Richard Marten Schmidt Jr., 80, a lawyer who for many years represented the American Society of Newspaper Editors, died Oct. 17 of congestive heart failure at his home in Washington.

Mr. Schmidt was affable and unfailingly courteous -- something of a small-town guy, one of his sons said -- but for more than 35 years he regularly waded into contentious issues involving open meetings, open records, censorship and other First Amendment rights.

"He was passionate about First Amendment issues, and that got him into hot water all the time," said Joann Byrd, former editorial page editor of the Seattle Post-Intelligencer and a former ombudsman at The Washington Post.

In a 1986 dispute that still reverberates today, he spoke for ASNE in defense of a Washington Times reporter who was resisting a House Ethics Committee subpoena for his notes after he disclosed results of the panel's investigation of Geraldine A. Ferraro, the 1984 Democratic vice presidential nominee.

"Reporters have a right to protect their sources, and the subpoena should be resisted in every way," he said, noting that the House panel could conduct an internal investigation without questioning the reporter.

In 1987, Mr. Schmidt applauded a Supreme Court ruling in favor of The Washington Post that made it easier for news organizations to do investigative reporting. "It's just another roadblock that's been removed from good, vigorous investigative reporting," he said.

Mr. Schmidt was born in Winfield, Kan., and raised in El Dorado, Kan. As a teenager, he had polio, which kept him in a full body cast for a year and prevented him from serving in the military during World War II.

As a student at the University of Denver, where he received his bachelor's degree in 1945, he got a job at radio station KOA, working on a program called "Heroes of the Navy." Later, as an undergraduate and as a student at the University of Denver College of Law, he handled music, news and sports at radio station KMYR.

Mr. Schmidt didn't intend to be a lawyer. He went to law school because his father thought it would be good training for whatever he decided to do with his life. He received his law degree in 1948 and at the urging of an adjunct professor became a deputy district attorney for the city and county of Denver, in 1949 and 1950.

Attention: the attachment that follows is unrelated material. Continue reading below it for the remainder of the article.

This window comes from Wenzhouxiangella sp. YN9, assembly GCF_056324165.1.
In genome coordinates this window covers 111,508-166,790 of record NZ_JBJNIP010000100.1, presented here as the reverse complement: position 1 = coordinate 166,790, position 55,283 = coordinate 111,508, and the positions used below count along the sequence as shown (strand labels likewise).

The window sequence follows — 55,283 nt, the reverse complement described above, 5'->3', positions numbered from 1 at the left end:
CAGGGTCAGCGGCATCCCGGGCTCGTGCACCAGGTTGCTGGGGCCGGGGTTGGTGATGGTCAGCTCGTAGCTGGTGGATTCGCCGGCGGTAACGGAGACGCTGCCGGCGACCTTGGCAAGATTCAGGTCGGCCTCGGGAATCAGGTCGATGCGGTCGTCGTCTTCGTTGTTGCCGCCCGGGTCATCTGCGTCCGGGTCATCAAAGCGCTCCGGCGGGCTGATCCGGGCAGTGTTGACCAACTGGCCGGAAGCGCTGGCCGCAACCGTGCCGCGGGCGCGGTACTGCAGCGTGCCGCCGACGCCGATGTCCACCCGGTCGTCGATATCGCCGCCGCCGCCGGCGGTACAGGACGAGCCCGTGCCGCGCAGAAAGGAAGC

He went into private practice in Denver in 1950, representing several radio stations and other clients. He also was an adjunct professor of communications law at the University of Denver from 1949 to 1962.

He worked in Washington in 1959 as chief counsel for Sen. Stuart Symington (D-Mo.), chairman of a special Senate subcommittee investigating the Commodity Credit Corp.

He moved to Washington permanently in 1965 to become general counsel and congressional liaison for the U.S. Information Agency, then headed by John Chancellor.

During Mr. Schmidt's three years at USIA, Congress passed the Freedom of Information Act. Mr. Schmidt, who understood the importance of the law, recalled a panicked assistant rushing into his office and asking, "What are we going to do about this?"

"That was a typical reaction of government bureaucrats," he told the St. Paul Pioneer Press on the 30th anniversary of FOIA's enactment.

He became a partner with the Washington law firm of Cohn and Marks in 1969. Specializing in communications law, he became ASNE's general counsel that same year, as well as Washington counsel for the Association of American Publishers.

In recent years, Mr. Schmidt voiced concern that most Americans did not fully understand the First Amendment and its powerful impact on daily life.

He characterized the amendment as "a remarkably broad declaration of basic human rights. As the novelist Kurt Vonnegut wrote: 'It reads more like a dream than a law.' "

Mr. Schmidt was also a lecturer at Catholic University in 1972-73. He resigned from Cohn and Marks and as ASNE general counsel Oct. 1 because of ill health.

Survivors include his wife of 56 years, Ann Downing Schmidt of Washington; three children, Eric Schmidt of Portland, Ore., Greg Schmidt of Washington and Heidi Van Genderen of Denver; a sister; and six grandchildren.

Richard M. Schmidt Jr. said he was concerned that most Americans did not fully understand the First Amendment -- "a remarkably broad declaration of basic human rights" -- and its impact on daily life.